I continued to monitor the eruption of the permanent teeth every 12 weeks. At 2 years into retention (age 11 years 1 month), when I could see that the first permanent bicuspids were present and accessible, I took a progress panoramic and noted that the lower right 7 (No. 31) was impacted as was the upper left cuspid (No. 11). At this point I was faced with a choice. I did not feel that placing the patient back in fixed appliances at this point was appropriate. Therefore, the only proactive move I had available was to recommend the extraction of all four permanent first bicuspids to facilitate the eruption of the remaining permanent teeth.

Seven months later after the extractions had been completed, I recalled the patient for a routine retainer-check appointment and took another panoramic X-ray to see how the upper left cuspid was responding. I was pleased with the amount of spontaneous self-correction but still felt that delaying the start of Phase II was prudent in order to minimize the amount of time spent in active therapy.

We continued to monitor eruption, and the patient requested that we delay starting treatment until after his 8th-grade band sessions ended at school. He played trumpet and was rightly concerned that fixed appliances would interfere with his embouchure.

Finally, by age 14 years 5 months, he was ready to start, and we were all thrilled to see that what I had previously thought to be a definitive impaction of the upper left permanent cuspid resolved itself without any interference, save the otherwise needed bicuspid extractions.

Figure 1: Initial Phase I (patient at age 7 years 6 months)
Figure 2: Final Phase I
Figure 3: Final Phase I (patient at age 9 years 1 month)

Phase 2 treatment (Figures 4-6)

We proceeded with Phase II treatment, which included fixed appliances on the upper/lower teeth (In-Ovation® C self-ligating brackets, Dentsply Sirona). Our goals were to align the upper/lower teeth, close any residual crowding and then re-assess the impaction of the lower right second molar (No. 31). Unfortunately, despite our success with the cuspid, the lower second molar did not self-resolve, and 7 months into Phase II treatment we referred to a local oral surgeon to extract all third molars and expose the crown of the lower right second molar. Once the crown of this tooth became accessible, we bonded a molar tube and uprighted it. This required repositioning of the tube bracket more than once, but eventually the molar was placed in proper position. Treatment was completed 24 months after starting the Phase II treatment.

Figure 4: Phase I post-retention progress panoramic
Figure 5: Phase II initial panoramic
Figure 6: Phase II initial photos (patient age 14 years 5 months

Final results (Figures 7-8)

The final results are good, although I feel that the anterior teeth are still somewhat proclined. There is evidence of root tip blunting on the final panoramic, so I was hesitant to apply too much additional torque, and the patient and parents felt that the profile and inclination of the teeth were acceptable.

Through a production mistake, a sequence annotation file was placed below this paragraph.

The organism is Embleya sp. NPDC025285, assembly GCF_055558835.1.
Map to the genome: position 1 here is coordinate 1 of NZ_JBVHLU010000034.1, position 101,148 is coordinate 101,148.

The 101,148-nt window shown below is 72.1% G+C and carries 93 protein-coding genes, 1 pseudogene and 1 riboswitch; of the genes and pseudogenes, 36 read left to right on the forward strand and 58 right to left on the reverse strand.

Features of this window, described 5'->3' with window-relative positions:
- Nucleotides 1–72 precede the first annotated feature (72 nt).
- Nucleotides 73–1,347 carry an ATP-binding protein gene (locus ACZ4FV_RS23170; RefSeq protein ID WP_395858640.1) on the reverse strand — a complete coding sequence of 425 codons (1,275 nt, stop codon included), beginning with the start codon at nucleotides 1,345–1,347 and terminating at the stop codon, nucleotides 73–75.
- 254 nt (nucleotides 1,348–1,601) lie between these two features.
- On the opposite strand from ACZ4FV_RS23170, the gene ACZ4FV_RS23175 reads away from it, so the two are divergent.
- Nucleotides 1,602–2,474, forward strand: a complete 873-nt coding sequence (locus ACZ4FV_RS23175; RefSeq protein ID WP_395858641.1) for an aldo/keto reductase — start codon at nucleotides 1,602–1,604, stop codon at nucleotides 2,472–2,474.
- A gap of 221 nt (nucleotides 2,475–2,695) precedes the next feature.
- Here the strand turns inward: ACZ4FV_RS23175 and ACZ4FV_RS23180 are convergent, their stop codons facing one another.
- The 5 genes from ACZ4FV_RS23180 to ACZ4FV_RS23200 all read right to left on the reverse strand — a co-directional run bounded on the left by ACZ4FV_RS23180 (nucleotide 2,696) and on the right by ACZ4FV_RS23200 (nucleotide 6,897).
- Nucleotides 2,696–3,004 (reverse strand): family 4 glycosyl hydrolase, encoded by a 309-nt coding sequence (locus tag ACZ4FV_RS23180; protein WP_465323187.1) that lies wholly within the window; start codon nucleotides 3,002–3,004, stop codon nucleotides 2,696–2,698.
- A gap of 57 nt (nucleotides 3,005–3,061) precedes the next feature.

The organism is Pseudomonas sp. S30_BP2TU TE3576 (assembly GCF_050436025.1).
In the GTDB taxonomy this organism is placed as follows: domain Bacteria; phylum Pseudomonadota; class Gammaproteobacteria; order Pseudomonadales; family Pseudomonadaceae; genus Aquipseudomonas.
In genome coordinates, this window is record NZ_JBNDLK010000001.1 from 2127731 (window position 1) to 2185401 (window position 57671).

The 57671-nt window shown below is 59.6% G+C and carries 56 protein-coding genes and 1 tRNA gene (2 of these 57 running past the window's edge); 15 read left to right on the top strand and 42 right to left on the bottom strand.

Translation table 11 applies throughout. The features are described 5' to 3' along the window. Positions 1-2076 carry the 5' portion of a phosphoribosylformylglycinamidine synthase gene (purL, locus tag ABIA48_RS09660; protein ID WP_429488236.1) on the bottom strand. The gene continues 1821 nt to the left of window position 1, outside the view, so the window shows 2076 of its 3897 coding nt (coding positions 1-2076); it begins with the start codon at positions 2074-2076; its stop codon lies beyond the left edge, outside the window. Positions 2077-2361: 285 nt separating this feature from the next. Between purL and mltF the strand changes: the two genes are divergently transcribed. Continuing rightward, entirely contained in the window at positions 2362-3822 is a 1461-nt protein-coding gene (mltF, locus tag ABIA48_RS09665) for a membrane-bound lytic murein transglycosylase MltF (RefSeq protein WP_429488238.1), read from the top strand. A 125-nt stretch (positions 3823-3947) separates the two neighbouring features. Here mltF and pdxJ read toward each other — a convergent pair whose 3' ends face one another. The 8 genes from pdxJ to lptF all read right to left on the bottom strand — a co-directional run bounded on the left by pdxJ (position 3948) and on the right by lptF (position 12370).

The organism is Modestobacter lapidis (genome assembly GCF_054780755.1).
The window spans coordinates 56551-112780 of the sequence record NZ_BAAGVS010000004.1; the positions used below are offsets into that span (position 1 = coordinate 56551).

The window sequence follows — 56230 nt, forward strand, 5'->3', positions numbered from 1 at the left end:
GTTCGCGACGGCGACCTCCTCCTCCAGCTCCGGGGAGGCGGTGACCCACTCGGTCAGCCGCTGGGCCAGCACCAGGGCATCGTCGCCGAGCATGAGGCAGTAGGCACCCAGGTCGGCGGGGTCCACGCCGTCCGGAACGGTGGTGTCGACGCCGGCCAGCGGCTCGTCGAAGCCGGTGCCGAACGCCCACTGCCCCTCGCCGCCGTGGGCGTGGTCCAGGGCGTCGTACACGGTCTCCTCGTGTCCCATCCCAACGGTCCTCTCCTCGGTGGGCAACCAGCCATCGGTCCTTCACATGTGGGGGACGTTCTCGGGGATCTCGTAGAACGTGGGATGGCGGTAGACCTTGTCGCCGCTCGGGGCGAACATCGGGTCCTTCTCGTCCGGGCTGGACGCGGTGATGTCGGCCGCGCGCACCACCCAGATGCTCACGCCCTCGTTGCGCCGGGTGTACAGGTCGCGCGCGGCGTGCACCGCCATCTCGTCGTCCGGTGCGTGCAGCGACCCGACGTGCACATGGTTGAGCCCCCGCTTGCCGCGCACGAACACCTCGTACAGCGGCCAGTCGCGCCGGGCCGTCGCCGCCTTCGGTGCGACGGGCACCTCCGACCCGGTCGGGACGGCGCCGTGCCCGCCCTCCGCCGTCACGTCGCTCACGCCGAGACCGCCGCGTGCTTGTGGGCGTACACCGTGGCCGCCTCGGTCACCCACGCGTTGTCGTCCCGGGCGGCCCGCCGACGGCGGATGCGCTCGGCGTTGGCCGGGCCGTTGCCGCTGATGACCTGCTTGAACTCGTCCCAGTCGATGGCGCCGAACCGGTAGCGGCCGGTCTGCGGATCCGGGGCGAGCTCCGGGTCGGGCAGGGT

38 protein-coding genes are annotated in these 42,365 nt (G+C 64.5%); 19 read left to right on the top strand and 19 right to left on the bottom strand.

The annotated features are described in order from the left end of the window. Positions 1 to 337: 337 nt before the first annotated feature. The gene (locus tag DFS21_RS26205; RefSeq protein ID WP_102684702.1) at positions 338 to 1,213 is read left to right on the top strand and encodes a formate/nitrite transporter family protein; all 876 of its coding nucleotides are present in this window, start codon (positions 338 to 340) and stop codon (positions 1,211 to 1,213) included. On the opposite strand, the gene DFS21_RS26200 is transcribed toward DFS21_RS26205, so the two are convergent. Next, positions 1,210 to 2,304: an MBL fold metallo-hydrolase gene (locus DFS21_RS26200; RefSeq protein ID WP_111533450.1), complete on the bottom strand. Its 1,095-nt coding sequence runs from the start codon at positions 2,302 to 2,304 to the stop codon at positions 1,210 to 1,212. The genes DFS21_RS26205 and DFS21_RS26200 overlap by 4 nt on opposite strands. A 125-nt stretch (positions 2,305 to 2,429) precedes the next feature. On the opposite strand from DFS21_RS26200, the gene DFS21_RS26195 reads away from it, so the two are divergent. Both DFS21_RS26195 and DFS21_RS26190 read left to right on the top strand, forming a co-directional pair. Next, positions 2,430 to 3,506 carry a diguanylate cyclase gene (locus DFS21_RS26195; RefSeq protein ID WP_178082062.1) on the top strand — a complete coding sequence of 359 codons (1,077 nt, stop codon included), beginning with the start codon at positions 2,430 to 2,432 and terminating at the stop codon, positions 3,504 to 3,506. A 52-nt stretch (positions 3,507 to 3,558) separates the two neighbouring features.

De-impacting second molars is an enormously beneficial service we are able to offer our patients and represents possibly one of the biggest functional improvements we can provide as orthodontic specialists. And yet this often receives the least amount of attention and fanfare. Patients don’t often notice that their second molars are in poor position, and while they may not perceive the extent of the improvements you can provide, this is a huge opportunity for open discourse with the patient and their parents. It’s important to explain that leaving a second molar impacted beneath the neighboring first molar can lead to decay and/or loss of one or both molars in that quadrant.

Figure 7: Final panoramic
Figure 8: Final results (patient at age 16 years 6 months)

Key takeaways

  • Two-phase treatment is appropriate at least some of the time, but how you prioritize patient “need” for Phase I is an individual choice.
  • Removal of the obstacle preventing eruption of upper cuspids often leads to self-correction of an ectopic eruption.
  • Extraction of bicuspids does not frequently provide sufficient room to de-impact second molars.
  • De-impaction and uprighting of second molars represent an enormous functional benefit to our patients, and this benefit should be thoroughly conveyed to patients and their parents.
One or two-phase treatment, braces or clear aligners? With so many options, read Dr. Anoop Sondhi’s article “Esthetics in orthodontic treatment: helping patients understand what they really want”.  

Klifford T. Kapus, DDS, MSD, obtained a Bachelors of Science degree in Genetics from the University of California at Davis in 1994. He graduated from the University of the Pacific School of Dentistry with a DDS degree in 1997 and continued there in residency to obtain an MSD and Orthodontic specialty certification in 1999.

Dr. Kapus currently operates a private orthodontic practice in Livermore, California. Before entering dental school, he had worked as an exotic animal handler and also a molecular biologist. He now enjoys hiking, road trips, and spending time with his wife and three sons.